STARDUST: Fantasy Flick That Sparkles
WHAT'S THE BIG DEAL? Movie-goers who love the fantasy adventure in "The Chronicles Of Narnia: The Lion, The Witch And The Wardrobe" would definitely be thrilled by "Stardust", a whimsical effort adapted from the 1997 illustrated novel by Neil Gaiman and Charles Vess. However, unlike "Narnia" which is mainly aimed at younger children, "Stardust" is a more mature treat, catering to fairytale lovers of all ages.Instead of having to go through a wardrobe to cross over to its magical world, the protagonists of "Stardust" must cross a wall to reach the mystical land of Stormhold where witches live, ships fly and stars come alive...
However, others are also after Yvaine. Lamia the witch (Michelle Pfeiffer) wants to cut out her heart so that she can have eternal youth; and Septimus (Mark Strong), the heir to Stormhold's throne, needs a necklace that Yvaine wears to clinch his coronation. With such enemies and obstacles to navigate through, Tristan and Yvaine find a friend in Captain Shakespeare (Robert De Niro), who commands an airship that collects electrical power from lightning.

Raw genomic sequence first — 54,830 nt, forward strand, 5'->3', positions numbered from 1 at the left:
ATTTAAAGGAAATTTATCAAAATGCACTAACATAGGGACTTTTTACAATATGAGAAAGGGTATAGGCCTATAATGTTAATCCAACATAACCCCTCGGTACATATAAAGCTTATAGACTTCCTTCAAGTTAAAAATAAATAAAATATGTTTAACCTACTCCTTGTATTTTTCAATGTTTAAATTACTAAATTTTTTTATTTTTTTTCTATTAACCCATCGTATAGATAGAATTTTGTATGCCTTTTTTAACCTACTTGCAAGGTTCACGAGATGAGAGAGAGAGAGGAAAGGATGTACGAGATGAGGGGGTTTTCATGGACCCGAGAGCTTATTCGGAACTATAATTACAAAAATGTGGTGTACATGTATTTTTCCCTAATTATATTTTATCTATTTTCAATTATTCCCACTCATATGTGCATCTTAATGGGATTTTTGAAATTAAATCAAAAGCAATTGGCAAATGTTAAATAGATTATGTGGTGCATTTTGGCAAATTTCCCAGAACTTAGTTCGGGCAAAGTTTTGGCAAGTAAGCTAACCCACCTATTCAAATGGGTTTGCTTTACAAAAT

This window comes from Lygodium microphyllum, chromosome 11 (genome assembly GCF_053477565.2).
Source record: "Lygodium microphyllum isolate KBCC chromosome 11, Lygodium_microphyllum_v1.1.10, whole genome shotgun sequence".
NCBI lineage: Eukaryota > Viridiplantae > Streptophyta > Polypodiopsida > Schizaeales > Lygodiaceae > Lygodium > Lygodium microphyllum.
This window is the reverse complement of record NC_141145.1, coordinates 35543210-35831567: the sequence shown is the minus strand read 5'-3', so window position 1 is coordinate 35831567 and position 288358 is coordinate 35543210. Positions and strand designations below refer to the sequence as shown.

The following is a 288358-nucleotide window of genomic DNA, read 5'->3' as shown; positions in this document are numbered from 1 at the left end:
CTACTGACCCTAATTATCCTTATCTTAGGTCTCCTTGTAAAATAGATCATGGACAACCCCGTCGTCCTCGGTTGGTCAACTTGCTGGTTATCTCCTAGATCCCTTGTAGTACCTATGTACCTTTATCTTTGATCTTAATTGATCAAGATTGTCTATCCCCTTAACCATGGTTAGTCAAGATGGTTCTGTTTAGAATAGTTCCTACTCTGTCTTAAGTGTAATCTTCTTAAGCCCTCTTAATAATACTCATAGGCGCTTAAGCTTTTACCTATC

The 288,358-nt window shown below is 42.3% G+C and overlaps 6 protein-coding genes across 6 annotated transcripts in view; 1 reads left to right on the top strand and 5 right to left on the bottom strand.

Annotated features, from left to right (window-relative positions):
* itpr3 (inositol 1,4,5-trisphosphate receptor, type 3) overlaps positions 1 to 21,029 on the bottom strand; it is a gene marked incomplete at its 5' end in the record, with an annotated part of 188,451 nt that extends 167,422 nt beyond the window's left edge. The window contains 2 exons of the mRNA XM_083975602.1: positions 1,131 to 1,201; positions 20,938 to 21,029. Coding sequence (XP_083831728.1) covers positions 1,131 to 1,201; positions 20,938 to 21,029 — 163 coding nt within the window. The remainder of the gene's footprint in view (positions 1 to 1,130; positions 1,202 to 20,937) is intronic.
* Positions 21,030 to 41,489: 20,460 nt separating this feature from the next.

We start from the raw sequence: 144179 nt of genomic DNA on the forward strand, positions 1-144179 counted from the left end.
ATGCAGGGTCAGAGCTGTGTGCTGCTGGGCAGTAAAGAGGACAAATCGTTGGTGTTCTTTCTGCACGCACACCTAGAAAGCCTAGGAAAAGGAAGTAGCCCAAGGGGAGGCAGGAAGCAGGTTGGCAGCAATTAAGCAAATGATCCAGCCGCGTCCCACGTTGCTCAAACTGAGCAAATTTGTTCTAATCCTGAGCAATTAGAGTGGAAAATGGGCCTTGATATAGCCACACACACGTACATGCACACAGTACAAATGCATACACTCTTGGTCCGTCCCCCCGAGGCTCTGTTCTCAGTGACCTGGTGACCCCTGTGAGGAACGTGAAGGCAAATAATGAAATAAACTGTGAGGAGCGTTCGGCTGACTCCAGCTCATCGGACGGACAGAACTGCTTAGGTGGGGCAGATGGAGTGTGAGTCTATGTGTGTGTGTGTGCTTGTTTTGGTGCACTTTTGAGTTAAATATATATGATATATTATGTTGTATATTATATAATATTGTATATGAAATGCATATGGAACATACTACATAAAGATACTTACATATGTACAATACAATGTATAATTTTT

There are darker elements as well, including its message about the irrational quest of youth and beauty that is obviously aimed at women in the audience. In this department, Pfeiffer shines and she seems to carry the movie, going for broke as the vile and villainous Lamia, the embodiment of female vanity. Other top stars in the cast include Peter O'Toole as the dying king of Stormhold, and Kate Magowan as Una, the slave princess.
Cast among such veteran show-stealers, the delectable Claire Danes and newcomer Charlie Cox seem to be having a tough time holding their own. Still, they manage to get our sympathy as the 'star-crossed' couple destined to fall in love with each other. Director Matthew Vaughn, who helmed the British gangster flick "Layer Cake", keeps the pace fast and hot, providing each sequence with enough magical wonders to enthrall us.